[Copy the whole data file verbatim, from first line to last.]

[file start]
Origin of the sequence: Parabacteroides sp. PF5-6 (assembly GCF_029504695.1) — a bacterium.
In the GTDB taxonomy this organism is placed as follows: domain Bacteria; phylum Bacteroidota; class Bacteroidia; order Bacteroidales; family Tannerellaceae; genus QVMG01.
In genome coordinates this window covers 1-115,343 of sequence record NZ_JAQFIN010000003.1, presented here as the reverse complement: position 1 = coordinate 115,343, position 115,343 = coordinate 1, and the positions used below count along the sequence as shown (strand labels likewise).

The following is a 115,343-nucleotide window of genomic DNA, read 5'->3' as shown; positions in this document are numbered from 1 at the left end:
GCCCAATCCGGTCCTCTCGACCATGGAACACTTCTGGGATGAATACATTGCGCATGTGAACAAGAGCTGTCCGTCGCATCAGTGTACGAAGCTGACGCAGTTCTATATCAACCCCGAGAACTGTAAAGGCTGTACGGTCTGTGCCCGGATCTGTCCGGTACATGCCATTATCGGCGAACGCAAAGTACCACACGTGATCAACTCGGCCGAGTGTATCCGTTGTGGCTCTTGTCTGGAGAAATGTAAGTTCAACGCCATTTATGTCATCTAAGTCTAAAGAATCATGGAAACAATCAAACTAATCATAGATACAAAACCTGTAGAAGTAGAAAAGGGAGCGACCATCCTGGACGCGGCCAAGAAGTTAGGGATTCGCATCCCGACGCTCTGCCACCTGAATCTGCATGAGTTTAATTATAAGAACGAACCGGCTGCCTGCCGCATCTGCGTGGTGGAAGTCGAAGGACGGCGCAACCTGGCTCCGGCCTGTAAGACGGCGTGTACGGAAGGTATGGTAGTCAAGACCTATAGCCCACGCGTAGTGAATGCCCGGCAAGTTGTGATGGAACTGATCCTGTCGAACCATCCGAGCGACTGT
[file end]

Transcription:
Origin of the sequence: Parabacteroides sp. PF5-6 (assembly GCF_029504695.1) — a bacterium.
In the GTDB taxonomy this organism is placed as follows: domain Bacteria; phylum Bacteroidota; class Bacteroidia; order Bacteroidales; family Tannerellaceae; genus QVMG01.
In genome coordinates this window covers 1-115,343 of sequence record NZ_JAQFIN010000003.1, presented here as the reverse complement: position 1 = coordinate 115,343, position 115,343 = coordinate 1, and the positions used below count along the sequence as shown (strand labels likewise).

The following is a 115,343-nucleotide window of genomic DNA, read 5'->3' as shown; positions in this document are numbered from 1 at the left end:
GCCCAATCCGGTCCTCTCGACCATGGAACACTTCTGGGATGAATACATTGCGCATGTGAACAAGAGCTGTCCGTCGCATCAGTGTACGAAGCTGACGCAGTTCTATATCAACCCCGAGAACTGTAAAGGCTGTACGGTCTGTGCCCGGATCTGTCCGGTACATGCCATTATCGGCGAACGCAAAGTACCACACGTGATCAACTCGGCCGAGTGTATCCGTTGTGGCTCTTGTCTGGAGAAATGTAAGTTCAACGCCATTTATGTCATCTAAGTCTAAAGAATCATGGAAACAATCAAACTAATCATAGATACAAAACCTGTAGAAGTAGAAAAGGGAGCGACCATCCTGGACGCGGCCAAGAAGTTAGGGATTCGCATCCCGACGCTCTGCCACCTGAATCTGCATGAGTTTAATTATAAGAACGAACCGGCTGCCTGCCGCATCTGCGTGGTGGAAGTCGAAGGACGGCGCAACCTGGCTCCGGCCTGTAAGACGGCGTGTACGGAAGGTATGGTAGTCAAGACCTATAGCCCACGCGTAGTGAATGCCCGGCAAGTTGTGATGGAACTGATCCTGTCGAACCATCCGAGCGACTGT